Protocol Revision for Accreditation Agencies
American school accreditation offers tremendous opportunities and challenges to the implementation of any new program of school visits. Initially six regional accrediting organizations accredited almost all the public high schools in America and in some regions all schools in a district.
While protocols vary across regional associations they all consider the profession peer school visit as their signature event. It is the usually the most important instrument in the accrediting process to collect information about how well a school is performing against a set of standards set by the association.
Most researchers and policy makers do not consider the work of these associations of real value. They distrust the rigor of how information is collected and how decisions are made.
Catalpa has worked closely with the associations that have responsibility for accreditation in 41 states as well as Defense Department schools and many other schools in international settings. This work has included observation of 10 visit teams at work under an accreditation protocol in regions across the country.
Catalpa's current overall conclusion about the quality of accreditation visit is that accreditation teams can really take off and make solid and penetrating observations of schools. When they do you can see the principles of PBI at work. But reports seldom have the overall rigor and utility that they could achieve and too often appear to be driven by prescription or conforming to what the team thinks the accrediting agency wants.
The problem is that accreditation protocols are overloaded with concepts and practice that merge back into the 100 year history of American accreditation. And the central paradigms for designing protocols are not considerations of how to strengthen the team's methodology for forming a conclusion. Rather they are based in practices that protect schools from criticism, that push the team to make superficial analysis of evidence and that push the accreditation process forward to the accreditation decision (preferably a positive decision to award accreditation).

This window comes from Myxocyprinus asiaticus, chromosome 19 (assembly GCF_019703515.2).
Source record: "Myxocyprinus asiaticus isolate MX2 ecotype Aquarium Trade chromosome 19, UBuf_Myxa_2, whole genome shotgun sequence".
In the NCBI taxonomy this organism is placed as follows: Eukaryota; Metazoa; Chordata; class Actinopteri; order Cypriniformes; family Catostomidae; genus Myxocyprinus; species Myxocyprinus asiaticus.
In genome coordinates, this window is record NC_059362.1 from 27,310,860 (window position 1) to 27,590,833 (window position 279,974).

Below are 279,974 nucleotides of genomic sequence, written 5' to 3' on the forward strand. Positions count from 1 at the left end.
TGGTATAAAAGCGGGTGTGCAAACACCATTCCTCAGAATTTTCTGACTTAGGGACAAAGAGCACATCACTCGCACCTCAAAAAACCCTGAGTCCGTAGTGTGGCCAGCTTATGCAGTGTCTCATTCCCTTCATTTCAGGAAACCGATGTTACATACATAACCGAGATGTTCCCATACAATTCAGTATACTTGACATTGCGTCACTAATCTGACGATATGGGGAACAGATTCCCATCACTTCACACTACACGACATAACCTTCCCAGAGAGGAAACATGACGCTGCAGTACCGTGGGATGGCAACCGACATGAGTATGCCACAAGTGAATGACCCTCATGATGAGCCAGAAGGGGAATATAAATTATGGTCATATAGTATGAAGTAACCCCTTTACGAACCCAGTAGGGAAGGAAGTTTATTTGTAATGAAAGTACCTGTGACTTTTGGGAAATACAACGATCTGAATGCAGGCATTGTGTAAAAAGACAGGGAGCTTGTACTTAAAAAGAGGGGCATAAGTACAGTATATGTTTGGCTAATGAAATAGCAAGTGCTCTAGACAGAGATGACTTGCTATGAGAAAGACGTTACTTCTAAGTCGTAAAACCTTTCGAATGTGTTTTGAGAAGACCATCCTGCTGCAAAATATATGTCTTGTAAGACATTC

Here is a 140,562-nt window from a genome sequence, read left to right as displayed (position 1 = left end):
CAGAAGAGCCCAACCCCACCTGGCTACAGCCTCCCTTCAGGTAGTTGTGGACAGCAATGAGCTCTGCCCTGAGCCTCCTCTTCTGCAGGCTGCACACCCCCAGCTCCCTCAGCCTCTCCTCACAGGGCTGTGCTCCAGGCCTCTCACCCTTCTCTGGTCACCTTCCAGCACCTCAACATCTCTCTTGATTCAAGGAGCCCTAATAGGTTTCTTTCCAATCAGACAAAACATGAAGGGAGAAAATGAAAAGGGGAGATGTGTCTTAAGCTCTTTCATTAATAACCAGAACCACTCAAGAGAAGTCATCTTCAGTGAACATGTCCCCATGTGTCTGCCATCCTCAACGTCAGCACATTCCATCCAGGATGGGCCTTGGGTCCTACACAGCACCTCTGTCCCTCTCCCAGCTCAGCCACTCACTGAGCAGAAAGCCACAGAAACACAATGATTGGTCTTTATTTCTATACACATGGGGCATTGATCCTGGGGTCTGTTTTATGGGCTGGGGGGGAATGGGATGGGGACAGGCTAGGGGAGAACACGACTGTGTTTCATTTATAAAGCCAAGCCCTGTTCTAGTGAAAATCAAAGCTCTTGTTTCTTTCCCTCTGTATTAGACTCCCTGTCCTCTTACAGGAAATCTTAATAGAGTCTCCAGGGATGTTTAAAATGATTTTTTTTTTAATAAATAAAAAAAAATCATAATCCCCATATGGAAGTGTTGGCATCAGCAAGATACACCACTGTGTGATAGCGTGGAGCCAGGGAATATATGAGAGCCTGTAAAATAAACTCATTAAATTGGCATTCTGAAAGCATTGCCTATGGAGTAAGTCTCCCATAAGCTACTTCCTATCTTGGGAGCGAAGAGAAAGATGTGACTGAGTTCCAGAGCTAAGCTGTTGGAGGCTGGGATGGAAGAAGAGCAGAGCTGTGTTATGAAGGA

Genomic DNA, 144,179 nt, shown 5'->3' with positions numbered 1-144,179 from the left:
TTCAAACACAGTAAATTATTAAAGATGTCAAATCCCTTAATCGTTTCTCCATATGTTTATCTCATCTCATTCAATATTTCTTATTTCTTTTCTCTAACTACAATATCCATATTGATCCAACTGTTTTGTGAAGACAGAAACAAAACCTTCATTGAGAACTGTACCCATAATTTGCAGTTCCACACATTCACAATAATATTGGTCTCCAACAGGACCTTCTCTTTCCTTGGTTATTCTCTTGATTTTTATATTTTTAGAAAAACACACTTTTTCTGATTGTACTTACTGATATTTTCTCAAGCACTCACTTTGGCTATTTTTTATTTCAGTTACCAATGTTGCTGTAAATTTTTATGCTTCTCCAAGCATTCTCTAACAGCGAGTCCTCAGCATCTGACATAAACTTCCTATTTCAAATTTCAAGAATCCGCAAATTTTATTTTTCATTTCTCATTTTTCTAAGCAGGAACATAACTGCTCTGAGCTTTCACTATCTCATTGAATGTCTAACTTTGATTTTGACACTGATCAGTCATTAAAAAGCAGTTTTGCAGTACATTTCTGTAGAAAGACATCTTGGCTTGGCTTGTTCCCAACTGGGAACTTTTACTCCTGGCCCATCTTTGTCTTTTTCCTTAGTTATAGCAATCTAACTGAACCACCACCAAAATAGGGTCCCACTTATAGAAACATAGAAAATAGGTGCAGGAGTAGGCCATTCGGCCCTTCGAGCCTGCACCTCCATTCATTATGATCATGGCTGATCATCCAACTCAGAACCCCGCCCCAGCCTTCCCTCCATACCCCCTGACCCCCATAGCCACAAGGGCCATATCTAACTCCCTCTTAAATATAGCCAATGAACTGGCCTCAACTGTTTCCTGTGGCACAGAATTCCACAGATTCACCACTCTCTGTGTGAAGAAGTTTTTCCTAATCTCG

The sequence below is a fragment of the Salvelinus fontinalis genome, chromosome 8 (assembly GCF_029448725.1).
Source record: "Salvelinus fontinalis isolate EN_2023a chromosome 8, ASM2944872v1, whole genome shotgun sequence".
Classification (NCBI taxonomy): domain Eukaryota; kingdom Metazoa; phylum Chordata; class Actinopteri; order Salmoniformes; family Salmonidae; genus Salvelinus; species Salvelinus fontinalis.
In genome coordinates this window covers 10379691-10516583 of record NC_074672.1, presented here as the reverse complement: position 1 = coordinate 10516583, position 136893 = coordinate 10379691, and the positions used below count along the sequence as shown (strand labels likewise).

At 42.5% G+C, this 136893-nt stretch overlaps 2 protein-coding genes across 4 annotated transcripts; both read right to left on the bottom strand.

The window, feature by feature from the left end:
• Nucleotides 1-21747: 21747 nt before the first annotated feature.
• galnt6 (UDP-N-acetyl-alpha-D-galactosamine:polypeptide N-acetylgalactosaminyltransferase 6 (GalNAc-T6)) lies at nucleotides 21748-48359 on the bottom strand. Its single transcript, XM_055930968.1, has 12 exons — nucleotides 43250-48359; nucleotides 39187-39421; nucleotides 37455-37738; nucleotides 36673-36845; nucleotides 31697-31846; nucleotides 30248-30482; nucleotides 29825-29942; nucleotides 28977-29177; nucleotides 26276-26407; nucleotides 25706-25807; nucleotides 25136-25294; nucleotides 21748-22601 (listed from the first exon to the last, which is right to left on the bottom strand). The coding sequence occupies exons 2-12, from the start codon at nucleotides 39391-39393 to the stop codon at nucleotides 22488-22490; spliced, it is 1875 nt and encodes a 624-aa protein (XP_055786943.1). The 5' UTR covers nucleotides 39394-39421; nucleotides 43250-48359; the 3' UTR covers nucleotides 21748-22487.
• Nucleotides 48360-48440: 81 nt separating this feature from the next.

Finally, accreditation agencies do review their standards for judging school and their protocols on a regular basis. Thus protocols do change over time in response to changing issues and knowledge. For example, the planning and organizational paradigms that were designed for business are frequently incorporated into standards.
Strengthening the rigor and public acceptance of reports has led them down the path of so many educational policy researchers: variables, data, precision (or at least the illusion of precision.) Teams are asked to rate schools on four point scales (and these ratings are what counts for accreditation) and to use organizational analyses and language in place of a sharp focus on teaching and learning in their descriptions. Schools are commended for planning well, rather than for teaching well.
Catalpa has completed two major reports of the actual practice of accreditation visits. By basing the analysis on the principles of PBI, Catalpa's analysis focuses much more clearly on the visit as a research methodology than on an administrative process. Both reports were received well by the agencies involved and in one case resulted in major changes is the visit protocol.
Catalpa still has major work in this area to find ways to provoke an understanding of the loss and gains to the agencies and schools of conducting visits that are built on a stronger scientific basis.
Accreditation Standards and School Improvement: Putting Methodology in its Proper Place. NCATE (National Council for Accreditation of Teacher Education). 1998. View »
Visiting Accreditation: Strengthening the Regional Accreditation Process. NEASC (New England Association for Schools and Colleges). 1999.LAB at Brown. View »
Rigor and Utility: The Efficacy of AdvancED's Practices for Conducting School Evaluation Visits and Preparing Team Reports. AdvancED (Formerly NCA -- the North Central Association for Schools and Colleges and SACS the Southern Association for Colleges and Schools). A Special Catalpa Study, 2011. (Copyrighted and distributed by AdvancED, Alpharetta, GA.)
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